While it is certainly good to be skeptical, and careful of one’s surroundings, and those that enter them, I sometimes wish that I could see the world through younger me’s eyes when the world was a far less scary place. Back then, the only things I needed to worry about were which pair of pajamas to wear, and how many days until I could ride my bike to the 7-Eleven to check out the latest comic books, or buy a pack of baseball cards.

A few weeks after returning home, I got my first postcard from the man on the plane.  The postcards continued for several years, and always included a short note about the destination included on the front.

One of the postcards my pen pal from the plane sent me.

The cards stopped one day, which could have been the result of many factors including the forwarding address feature no longer working, or perhaps the man behind them was no longer able to send the cards for whatever reason.

While I do not remember his name, I do remember the simple act of sharing postcards with a wide-eyed child and the effect that had and continues to have.  I have no way of knowing if that man on the plane is even still with us.

If he is, I hope that he is well and is still able to take those wonderful trips that sparked my imagination so many years ago.

But those postcards, as well as the others I received from friends and family, helped me see parts of the world that were harder to see in the pre-internet days and certainly helped nurture my love of traveling.

Some 30 years later I still fondly recall the postcards from my pen pal. Tweets and e-mails will not hold up as well through the decades I imagine.

Today, thanks to the internet, if I want to see a picture of something I need only type it into a search bar and before long I will have more pictures to look at than I could ever hope for.

The Internet has opened the world up to us but in some ways it has also made us more alone than ever before.

I often think about other chance encounters and people who come into our lives for a brief moment and the impact that they have on us.  Had my mom and I been seated in any other row on that airplane, I would not have received the postcards.

When I was in Journalism School, one semester my professor assigned the class a project to go to the food court at the mall and observe people.  The point behind the assignment was to make note of the various interactions of people coming and going in order to imagine various scenarios as to what brought them there. To this day, I still enjoy people watching.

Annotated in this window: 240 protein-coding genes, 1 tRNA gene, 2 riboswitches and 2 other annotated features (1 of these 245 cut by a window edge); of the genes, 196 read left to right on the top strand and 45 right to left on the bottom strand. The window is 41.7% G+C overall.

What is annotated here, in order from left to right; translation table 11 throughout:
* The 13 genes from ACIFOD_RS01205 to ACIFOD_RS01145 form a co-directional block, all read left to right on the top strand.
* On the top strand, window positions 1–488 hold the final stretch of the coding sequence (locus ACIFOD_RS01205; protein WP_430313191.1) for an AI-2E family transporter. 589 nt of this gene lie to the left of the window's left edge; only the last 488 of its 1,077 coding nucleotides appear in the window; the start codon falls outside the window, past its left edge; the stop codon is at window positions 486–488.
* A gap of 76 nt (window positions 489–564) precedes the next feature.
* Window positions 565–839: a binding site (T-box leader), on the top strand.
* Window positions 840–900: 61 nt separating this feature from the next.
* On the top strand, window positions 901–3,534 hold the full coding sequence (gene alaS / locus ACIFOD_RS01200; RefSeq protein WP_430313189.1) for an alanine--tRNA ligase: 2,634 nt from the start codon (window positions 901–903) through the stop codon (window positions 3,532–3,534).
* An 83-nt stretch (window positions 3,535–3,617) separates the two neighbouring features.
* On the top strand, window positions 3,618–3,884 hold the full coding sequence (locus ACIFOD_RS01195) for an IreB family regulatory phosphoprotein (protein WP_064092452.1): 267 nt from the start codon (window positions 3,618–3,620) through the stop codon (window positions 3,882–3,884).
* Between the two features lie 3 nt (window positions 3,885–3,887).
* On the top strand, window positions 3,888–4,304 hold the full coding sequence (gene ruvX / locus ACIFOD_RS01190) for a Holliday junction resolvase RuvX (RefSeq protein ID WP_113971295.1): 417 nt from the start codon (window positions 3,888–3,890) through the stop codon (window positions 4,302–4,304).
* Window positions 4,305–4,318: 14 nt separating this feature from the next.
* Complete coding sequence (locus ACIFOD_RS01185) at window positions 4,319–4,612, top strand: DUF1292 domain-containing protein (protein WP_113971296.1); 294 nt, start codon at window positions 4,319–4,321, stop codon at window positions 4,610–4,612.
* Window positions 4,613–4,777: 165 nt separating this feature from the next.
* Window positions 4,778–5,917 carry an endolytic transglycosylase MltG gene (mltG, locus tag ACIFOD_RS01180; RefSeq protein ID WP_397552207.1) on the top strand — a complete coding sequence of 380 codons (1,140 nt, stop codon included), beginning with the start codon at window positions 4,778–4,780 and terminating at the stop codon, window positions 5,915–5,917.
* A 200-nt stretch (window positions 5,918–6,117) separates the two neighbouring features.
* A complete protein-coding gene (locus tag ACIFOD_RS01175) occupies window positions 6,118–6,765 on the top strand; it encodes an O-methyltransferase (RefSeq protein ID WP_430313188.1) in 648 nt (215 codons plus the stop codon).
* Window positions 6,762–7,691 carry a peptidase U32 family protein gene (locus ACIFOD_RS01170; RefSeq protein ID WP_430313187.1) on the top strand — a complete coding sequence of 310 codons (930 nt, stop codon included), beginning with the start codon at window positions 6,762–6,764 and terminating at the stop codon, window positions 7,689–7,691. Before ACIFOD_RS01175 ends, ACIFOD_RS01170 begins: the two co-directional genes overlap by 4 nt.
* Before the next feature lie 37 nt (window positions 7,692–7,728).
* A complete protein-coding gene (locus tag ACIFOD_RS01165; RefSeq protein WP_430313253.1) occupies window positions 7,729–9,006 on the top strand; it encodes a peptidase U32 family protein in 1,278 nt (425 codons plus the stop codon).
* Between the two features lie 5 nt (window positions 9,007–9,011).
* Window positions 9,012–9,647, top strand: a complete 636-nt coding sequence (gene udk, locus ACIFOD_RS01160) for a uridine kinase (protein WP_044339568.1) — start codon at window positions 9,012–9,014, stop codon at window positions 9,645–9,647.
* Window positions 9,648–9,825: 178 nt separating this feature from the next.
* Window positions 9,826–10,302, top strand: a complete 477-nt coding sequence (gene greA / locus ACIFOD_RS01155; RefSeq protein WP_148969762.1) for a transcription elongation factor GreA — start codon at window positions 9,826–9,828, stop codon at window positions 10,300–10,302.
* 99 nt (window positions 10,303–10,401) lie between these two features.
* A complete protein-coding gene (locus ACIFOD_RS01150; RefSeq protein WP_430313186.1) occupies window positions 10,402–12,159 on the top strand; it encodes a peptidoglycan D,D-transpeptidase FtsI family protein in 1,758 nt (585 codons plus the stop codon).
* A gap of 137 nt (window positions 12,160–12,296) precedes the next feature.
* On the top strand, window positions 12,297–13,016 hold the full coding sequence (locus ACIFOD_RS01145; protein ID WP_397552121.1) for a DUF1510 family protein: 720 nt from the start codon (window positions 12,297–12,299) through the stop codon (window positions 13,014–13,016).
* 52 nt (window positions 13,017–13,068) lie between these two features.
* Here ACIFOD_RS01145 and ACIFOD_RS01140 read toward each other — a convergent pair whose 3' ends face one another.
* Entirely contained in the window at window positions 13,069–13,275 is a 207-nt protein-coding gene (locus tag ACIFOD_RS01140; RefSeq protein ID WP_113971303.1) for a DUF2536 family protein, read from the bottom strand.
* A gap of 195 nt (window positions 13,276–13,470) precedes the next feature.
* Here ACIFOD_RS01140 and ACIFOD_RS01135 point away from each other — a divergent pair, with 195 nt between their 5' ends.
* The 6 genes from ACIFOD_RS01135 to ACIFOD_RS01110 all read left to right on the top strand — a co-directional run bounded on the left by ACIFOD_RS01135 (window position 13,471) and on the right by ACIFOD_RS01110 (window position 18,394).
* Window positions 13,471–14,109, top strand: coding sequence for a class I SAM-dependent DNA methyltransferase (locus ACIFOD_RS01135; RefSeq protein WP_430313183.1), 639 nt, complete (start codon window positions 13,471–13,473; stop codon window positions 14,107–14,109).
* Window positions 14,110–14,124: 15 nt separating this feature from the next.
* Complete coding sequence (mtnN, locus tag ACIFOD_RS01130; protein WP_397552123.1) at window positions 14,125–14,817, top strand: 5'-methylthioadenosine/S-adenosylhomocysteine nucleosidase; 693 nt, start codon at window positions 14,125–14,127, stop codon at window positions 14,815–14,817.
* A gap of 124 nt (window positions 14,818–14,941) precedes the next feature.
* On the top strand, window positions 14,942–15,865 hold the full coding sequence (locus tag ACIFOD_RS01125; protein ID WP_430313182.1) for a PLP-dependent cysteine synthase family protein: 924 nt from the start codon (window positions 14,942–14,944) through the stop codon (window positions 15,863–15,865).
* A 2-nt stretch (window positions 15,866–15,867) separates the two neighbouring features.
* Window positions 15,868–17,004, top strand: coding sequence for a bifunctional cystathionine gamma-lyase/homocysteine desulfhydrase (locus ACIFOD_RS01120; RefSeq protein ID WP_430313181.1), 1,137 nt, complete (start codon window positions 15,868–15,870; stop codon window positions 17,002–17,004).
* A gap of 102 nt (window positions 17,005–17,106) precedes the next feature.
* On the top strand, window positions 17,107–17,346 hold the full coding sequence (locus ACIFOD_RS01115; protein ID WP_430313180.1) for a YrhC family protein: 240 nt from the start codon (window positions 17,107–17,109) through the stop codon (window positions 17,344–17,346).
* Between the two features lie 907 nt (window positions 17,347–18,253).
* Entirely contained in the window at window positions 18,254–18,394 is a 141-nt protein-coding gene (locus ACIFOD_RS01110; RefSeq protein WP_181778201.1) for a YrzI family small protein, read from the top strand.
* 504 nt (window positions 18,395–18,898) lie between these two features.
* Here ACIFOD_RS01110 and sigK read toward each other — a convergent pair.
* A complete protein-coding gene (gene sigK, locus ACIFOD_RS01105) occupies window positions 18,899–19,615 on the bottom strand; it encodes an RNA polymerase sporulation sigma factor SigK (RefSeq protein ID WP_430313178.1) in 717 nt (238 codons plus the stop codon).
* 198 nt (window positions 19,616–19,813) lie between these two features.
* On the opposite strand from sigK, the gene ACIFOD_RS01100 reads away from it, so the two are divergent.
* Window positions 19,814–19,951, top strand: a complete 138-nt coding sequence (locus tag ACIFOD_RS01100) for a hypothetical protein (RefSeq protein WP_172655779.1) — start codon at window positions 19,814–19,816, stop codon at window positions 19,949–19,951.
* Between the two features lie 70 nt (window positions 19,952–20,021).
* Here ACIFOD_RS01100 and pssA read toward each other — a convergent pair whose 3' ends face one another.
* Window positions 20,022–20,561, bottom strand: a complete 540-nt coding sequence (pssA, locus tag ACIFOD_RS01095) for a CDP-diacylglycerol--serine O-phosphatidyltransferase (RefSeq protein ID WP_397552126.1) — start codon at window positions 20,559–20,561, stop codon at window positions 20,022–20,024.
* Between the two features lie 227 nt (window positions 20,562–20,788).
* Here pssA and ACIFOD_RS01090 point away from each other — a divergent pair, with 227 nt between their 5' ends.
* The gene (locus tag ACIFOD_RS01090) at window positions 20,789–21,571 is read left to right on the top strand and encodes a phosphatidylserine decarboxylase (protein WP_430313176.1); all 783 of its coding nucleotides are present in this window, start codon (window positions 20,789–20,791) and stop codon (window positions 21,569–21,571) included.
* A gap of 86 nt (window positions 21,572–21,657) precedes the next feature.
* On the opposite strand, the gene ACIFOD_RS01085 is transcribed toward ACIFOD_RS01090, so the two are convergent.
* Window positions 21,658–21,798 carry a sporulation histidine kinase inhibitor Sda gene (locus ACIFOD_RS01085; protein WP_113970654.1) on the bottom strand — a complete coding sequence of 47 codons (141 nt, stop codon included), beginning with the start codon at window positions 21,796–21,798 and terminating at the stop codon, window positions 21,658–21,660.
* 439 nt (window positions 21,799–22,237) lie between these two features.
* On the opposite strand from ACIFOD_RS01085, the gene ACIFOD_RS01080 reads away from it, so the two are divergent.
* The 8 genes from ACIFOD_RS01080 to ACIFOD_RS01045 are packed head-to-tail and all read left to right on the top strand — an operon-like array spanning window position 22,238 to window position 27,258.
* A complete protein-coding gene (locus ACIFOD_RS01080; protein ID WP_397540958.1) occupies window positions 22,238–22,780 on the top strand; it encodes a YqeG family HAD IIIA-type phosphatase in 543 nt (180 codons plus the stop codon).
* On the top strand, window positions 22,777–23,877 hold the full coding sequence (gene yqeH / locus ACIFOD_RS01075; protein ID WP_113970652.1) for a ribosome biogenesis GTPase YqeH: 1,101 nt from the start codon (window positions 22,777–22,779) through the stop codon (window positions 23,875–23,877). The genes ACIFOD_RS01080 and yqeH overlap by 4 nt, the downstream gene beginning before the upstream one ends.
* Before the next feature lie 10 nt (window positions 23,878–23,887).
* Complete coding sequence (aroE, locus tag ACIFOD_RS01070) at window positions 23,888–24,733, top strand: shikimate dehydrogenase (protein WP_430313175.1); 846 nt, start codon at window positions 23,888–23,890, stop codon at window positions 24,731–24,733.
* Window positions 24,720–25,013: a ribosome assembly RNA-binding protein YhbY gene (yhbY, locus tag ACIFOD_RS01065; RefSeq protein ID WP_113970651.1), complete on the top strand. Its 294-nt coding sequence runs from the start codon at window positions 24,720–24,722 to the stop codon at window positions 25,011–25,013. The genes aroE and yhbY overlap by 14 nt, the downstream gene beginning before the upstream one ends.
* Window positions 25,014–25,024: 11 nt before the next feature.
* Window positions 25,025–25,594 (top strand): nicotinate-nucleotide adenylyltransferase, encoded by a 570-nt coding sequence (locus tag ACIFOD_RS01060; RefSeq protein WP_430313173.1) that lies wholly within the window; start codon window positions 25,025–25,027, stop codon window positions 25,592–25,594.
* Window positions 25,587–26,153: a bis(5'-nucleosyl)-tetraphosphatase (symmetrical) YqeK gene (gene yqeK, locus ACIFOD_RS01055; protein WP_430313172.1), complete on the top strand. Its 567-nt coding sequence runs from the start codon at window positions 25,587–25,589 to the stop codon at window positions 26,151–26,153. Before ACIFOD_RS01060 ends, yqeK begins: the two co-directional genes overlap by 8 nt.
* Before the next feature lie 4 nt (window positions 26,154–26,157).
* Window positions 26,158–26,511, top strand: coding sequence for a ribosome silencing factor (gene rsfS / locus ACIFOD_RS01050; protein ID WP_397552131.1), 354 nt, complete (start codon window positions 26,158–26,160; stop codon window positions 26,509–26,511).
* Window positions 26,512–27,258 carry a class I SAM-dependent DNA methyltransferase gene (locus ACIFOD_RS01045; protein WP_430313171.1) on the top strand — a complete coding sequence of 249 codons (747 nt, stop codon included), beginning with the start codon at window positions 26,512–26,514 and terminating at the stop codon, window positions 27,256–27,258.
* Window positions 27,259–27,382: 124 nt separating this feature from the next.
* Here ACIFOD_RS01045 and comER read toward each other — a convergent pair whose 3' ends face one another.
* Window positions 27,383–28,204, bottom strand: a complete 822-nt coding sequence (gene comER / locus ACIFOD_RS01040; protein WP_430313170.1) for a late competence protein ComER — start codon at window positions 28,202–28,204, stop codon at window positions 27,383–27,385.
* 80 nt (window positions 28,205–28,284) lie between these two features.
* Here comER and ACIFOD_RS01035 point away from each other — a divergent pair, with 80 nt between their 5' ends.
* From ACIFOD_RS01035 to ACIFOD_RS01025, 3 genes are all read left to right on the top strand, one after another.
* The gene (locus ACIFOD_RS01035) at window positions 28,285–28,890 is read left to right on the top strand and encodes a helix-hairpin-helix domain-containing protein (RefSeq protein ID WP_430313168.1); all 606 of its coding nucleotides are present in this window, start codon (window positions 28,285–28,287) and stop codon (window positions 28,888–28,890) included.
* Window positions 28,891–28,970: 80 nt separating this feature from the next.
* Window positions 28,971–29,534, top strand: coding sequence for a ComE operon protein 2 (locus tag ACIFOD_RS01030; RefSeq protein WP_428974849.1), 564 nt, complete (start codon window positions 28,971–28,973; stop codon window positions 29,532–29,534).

The next week, the same professor assigned us to go back to the same food court and find a stranger to interview. The point of the exercise being that everyone of us has a story to tell.  The trick is to know the right questions to ask to get the ball rolling.

While the memory of the man on the plane will probably not make me any less cautious than I am, since the world today is so much different than it was all those decades ago it is still a nice memory and shows that we all do have stories to tell. The key is to just be open to hear them.

Now if you’ll excuse me, I think I am going to find a food court and see if my interview skills are still as sharp as they once were.

Copyright 2020 R Anderson

Hockey in the Summer is a Small Silver Lining in an Upside Down Sports Year

If anything can be said of the 2020 sports landscape, let it be said that 2020 has been a season like no other.

From fan-free stadiums and Ballparks, to playing sports in a bubble, sports fans are truly seeing things they likely never thought they would see. Of course, due to social distancing they are seeing it from a safe distance which most likely means from their couch.

One of the biggest treats I have discovered during this upside-down season is summer bubble hockey.

Normally I would be fully engaged in the Major League Baseball (MLB) season this time of year. However, thanks to COVID-19 taking a sledge hammer to the schedules of the major sports leagues, the National Hockey League (NHL) is fully engaged in the quest to crown a team worthy of hoisting Lord Stanley’s Cup meaning the “Boys of Winter” are now the “Boys of Summer,” at least for this season.

Washington Capitals Captain Alex Ovechkin is seeking his second Stanley Cup Finals victory. Unlike previous years, thanks to COVID-19 The Capitals and the rest of the Stanley Cup eligible teams are playing hockey during the summer while quarantined in either Toronto, or Edmonton.
Photo R. Anderson

To say that I am enjoying summer hockey would be the same type of understatement as saying that I enjoy breathing.

While breathing is a mostly automatic factor that I take for granted, I had no idea how much breath I would get out of four hockey games a day.

With teams safely quarantined in either Toronto, Ontario or Edmonton, Alberta, there are literally back to back to back to back hockey games on almost every day.

That is like a hat trick of hockey plus an overtime period. Or stated in a more Canadian way, it would be like ordering poutine and learning that the chef made too much, and, instead of throwing away the extra he is giving it to you at no extra cost.

The Vancouver Canucks have given their mascot, Fin, something to cheer about; albeit from a social distance and outside of the Edmonton bubble. The Canucks have a two games to one lead over the defending Stanley Cup Champion St. Louis Blues.
Photo R. Anderson